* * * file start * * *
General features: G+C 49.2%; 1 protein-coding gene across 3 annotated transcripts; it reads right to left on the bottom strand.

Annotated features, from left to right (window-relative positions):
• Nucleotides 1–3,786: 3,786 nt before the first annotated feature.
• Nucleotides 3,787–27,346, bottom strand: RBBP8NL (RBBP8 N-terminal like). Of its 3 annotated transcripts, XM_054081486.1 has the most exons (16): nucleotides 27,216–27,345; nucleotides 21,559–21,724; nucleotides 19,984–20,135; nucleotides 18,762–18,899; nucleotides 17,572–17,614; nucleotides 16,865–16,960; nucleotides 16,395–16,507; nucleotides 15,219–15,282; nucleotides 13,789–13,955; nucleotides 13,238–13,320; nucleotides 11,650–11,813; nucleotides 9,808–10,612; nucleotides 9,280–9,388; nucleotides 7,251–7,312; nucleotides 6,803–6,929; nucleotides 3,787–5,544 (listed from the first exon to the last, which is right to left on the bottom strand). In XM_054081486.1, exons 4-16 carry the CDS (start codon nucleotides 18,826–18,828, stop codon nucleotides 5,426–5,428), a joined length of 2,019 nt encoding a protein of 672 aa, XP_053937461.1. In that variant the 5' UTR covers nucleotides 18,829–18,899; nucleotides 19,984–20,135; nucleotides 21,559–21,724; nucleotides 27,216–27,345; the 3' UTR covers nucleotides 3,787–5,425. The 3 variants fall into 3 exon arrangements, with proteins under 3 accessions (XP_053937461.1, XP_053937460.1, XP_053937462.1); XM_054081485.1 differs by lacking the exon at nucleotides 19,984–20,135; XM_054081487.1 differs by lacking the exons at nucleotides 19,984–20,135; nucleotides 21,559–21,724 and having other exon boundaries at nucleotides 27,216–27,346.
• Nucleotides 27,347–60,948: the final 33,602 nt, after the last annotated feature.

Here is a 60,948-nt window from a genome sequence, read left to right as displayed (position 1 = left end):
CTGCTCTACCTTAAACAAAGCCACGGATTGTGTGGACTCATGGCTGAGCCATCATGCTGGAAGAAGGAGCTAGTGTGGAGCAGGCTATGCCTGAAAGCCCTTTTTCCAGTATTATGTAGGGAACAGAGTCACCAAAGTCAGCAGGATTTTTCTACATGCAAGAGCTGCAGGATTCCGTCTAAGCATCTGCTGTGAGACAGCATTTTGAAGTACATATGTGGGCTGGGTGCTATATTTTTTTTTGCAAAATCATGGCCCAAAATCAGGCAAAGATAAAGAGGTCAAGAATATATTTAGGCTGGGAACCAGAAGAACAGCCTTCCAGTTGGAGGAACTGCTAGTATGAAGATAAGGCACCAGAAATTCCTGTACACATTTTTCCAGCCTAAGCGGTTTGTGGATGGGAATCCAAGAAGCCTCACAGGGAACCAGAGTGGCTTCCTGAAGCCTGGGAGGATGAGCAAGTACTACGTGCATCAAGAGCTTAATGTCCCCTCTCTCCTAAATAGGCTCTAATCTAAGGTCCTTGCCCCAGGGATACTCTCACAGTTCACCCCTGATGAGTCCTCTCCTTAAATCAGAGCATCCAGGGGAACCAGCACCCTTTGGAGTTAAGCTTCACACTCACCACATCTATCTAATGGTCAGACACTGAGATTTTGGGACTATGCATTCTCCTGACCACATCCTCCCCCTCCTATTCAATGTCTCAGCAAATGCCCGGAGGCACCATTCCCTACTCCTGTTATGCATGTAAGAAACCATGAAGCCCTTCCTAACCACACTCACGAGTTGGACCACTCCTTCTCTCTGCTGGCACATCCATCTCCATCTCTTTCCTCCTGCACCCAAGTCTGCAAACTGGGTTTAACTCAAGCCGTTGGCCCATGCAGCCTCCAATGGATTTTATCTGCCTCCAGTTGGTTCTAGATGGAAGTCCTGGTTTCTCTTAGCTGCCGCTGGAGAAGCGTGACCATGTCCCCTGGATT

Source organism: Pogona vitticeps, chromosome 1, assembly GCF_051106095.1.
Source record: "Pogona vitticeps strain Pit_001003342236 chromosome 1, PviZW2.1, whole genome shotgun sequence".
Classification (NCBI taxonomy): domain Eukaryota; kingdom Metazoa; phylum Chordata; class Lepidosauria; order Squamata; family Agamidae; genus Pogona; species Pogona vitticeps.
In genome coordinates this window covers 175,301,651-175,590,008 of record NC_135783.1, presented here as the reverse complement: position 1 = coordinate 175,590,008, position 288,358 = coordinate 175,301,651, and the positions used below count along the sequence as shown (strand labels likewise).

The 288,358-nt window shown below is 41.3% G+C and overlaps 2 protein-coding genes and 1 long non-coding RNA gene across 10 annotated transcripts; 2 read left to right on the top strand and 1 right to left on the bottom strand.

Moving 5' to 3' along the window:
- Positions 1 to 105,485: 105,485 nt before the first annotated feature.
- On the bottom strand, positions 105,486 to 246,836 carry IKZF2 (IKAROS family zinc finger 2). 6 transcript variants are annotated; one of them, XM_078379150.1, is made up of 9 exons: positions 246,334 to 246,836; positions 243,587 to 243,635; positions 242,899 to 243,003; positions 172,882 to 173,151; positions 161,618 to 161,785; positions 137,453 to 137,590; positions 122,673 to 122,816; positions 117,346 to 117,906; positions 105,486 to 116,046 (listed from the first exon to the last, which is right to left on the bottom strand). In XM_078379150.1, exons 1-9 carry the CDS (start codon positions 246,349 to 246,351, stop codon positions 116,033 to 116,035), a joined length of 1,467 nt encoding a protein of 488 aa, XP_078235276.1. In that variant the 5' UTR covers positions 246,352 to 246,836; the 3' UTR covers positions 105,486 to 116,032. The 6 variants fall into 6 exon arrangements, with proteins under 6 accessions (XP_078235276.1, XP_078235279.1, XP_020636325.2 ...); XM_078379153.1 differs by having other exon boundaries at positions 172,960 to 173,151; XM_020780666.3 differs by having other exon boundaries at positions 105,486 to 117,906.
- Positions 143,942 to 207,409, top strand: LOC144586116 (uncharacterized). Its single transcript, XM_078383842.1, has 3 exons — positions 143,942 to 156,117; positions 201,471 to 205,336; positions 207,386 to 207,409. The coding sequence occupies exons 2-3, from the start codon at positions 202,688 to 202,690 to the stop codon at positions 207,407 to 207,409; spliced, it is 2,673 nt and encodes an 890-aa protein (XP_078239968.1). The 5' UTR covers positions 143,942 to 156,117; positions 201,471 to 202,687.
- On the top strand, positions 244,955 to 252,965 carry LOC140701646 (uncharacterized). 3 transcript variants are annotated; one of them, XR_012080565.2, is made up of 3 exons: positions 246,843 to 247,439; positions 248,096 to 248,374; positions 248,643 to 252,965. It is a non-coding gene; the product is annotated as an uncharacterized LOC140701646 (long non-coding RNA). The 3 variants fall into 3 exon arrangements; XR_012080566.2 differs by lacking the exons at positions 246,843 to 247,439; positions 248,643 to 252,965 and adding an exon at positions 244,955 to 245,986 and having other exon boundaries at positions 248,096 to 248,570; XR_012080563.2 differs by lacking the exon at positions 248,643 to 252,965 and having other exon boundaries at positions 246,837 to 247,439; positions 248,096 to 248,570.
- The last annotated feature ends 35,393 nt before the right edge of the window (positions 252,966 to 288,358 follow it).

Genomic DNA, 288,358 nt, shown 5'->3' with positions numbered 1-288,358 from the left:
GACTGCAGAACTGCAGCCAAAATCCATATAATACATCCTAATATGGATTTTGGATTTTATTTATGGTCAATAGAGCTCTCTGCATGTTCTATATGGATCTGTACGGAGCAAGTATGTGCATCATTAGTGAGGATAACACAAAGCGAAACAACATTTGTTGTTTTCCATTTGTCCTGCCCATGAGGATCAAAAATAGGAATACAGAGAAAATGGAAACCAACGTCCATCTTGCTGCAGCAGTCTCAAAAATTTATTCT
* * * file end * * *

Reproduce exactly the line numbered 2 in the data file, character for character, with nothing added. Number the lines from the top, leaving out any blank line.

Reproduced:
Annotated features, from left to right (window-relative positions):